Save Me, Episode 10

TL;DR: Our heroes are preparing for a counterattack, but I’m still extremely anxious about everything.

I honestly didn’t think my love toward and protectiveness of Sang-mi could possibly increase, but this episode proved me wrong. She is easily climbing up my list of favorite kdrama heroines, in no small part due to the opening scenes where she defies Jung-ki to his face in front of the entire congregation. Even though no one is ready to listen to her, I got some immense satisfaction from her rebuking the members and telling them all to go home to their families. There is no salvation to be found here, only corruption and horror.

The “exorcism” was difficult to watch not only because of the physical abuse of Sang-mi and then her mother endured to “drive Satan out” of them, but because Sang-mi was also restrained rhetorically. There was no way for her to win that confrontation with Jung-ki because all of the church members believe in a devil that can keep them from salvation; ergo, there is a very real possibility that a devil has taken over Sang-mi. After all wouldn’t it be Satan’s ultimate goal to overtake the Mother of Spirits so no one can board the Ship of Salvation?

In order for them to be saved, they must drive the evil out of Sang-mi. Any show of disbelief from her just reinforces their need to save her so that they, in turn, can be saved. Even if it means slapping your mentally ill wife across the face when the priest claims that Satan has his grip on her, too, or going along with depriving a young woman of food and drink and locking her in a room until she submits to reciting scripture. These people believe they are doing New Sovereign’s will, but all they are doing is evil.

One thing I must commend this show on is its use of flashbacks. Instead of needlessly rehashing points made just a few minutes ago, Save Me’s flashbacks tend to drive the story forward or to explain character motivation. In this episode, the flashback recharacterized scenes in episode nine: Sang-mi had realized long before heading into the police station that running away to the wouldn’t work. Her motive isn’t to just save herself and her mother—it’s to tear the Guseonwon down. Now her decision to go back to the taxi driver makes better sense, as does her calm when offering to go back in the police station.

Sang-mi returned with a purpose, and now I’m wondering just how far ahead of time she has calculated her moves at the Guseonwon. It makes her resistance to Eun-shil and her father’s pleas more a theater than anything else. The leaders wouldn’t believe she had finally submitted unless they felt they had done enough to break her. It makes her decision to eat and the recitation of the scripture in front of Jung-ki into a triumph for her—they’re starting to believe they have worn her down into compliance.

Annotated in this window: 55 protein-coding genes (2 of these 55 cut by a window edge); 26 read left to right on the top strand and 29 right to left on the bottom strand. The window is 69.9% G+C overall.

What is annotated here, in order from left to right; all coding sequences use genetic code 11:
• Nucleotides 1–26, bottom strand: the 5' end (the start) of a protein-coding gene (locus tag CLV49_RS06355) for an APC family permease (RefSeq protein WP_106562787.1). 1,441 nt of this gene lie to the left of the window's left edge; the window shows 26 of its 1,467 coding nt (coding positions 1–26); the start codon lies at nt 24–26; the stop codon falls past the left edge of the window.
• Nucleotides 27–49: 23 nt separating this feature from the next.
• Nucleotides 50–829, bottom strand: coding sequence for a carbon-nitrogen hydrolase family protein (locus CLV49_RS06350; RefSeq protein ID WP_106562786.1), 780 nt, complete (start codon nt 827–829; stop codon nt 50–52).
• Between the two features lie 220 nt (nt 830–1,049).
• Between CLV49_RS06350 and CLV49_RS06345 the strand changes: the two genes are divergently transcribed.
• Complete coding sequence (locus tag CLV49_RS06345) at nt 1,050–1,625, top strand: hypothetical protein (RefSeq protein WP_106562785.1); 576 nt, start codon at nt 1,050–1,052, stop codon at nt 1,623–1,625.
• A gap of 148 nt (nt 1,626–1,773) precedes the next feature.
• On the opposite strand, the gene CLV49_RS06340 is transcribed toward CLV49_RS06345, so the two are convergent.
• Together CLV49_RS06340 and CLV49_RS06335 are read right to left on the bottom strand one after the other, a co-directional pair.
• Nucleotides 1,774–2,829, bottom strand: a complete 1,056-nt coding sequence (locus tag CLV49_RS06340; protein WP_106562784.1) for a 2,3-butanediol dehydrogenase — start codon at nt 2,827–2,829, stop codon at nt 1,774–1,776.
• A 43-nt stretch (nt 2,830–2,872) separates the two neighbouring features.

After Eun-shil’s outburst at Bo-eun (YIKES), I’m uncertain if I can count on her to turn into an ally for Sang-mi. I’m particularly disturbed by the insinuation that Eun-shil’s daughter, Yoo-ra, was the previous attempt at a Mother of Spirits. Will Eun-shil’s bitterness about her daughter’s death keep her locked into her monstrous path of forcing yet another young woman to fulfill a cult role? Regardless, I’m hoping that her decision to select So-rin as Sang-mi’s accompanying sister will backfire on the Guseonwon. So-rin is still not giving Bo-eun the suspicious medication, and So-rin had the presence of mind to ask if their recruiting tactics could be taken as lies. She has been there for a year, but there is room for doubt in her (I hope).

In the meantime, I’m actually quite pleased with the boys for putting their heads together and coming up with alternative plans now that they believe they are on their own. Dong-chul’s decision to go undercover is a bit of brilliance (and not just because he does the cute dweeb thing well). As outsiders, they have little chance of breaking into the inner workings of the Guseonwon because—let’s face it—the cult members believe the outside is filled with evil. The only way to get to the bottom of the cult is to head deep inside. The little touches with Sang-hwan’s watch and Dong-chul’s lines hinting about a rich father are great bait. Now if only someone will take that cell phone away from Jung-hoon…

Sang-hwan’s strategy surprised me the most. I’m glad that he isn’t in denial about his father’s corruption at this point—I hope he doesn’t try to protect him when the shit finally hits the fan—and readily bargained with him over helping Sang-mi. There’s a quiet heartbreak in how transactional it was: help me save my friend, and I’ll go live the life you planned out for me. But it was his follow-up with Ji-hee that made me very happy. Sang-hwan remembers what happened with Dong-chul and knows he can’t trust his father, so he basically turns that deal into a threat for Ji-hee: help me save my friend, and I won’t spread rumors about your affair with my dad because we both know he’d cut you loose to hang onto his power.

Too bad it appears to have backfired. Did Ji-hee rat on Sang-hwan? Or is Sang-hwan’s father playing some other kind of game by inviting Jung-ki to the hospital? Regardless, Sang-hwan is unprepared for this face-to-face meeting with Jung-ki, and I’m concerned he is going to give something away that could put Dong-chul and/or Sang-mi at further risk.

By the Numbers

  • Swapped pills: 1
  • Church services: 2
  • Recruitment lessons: 1
  • Spiritual manifestations: 1
  • Bechdel Test: 7 episodes passed

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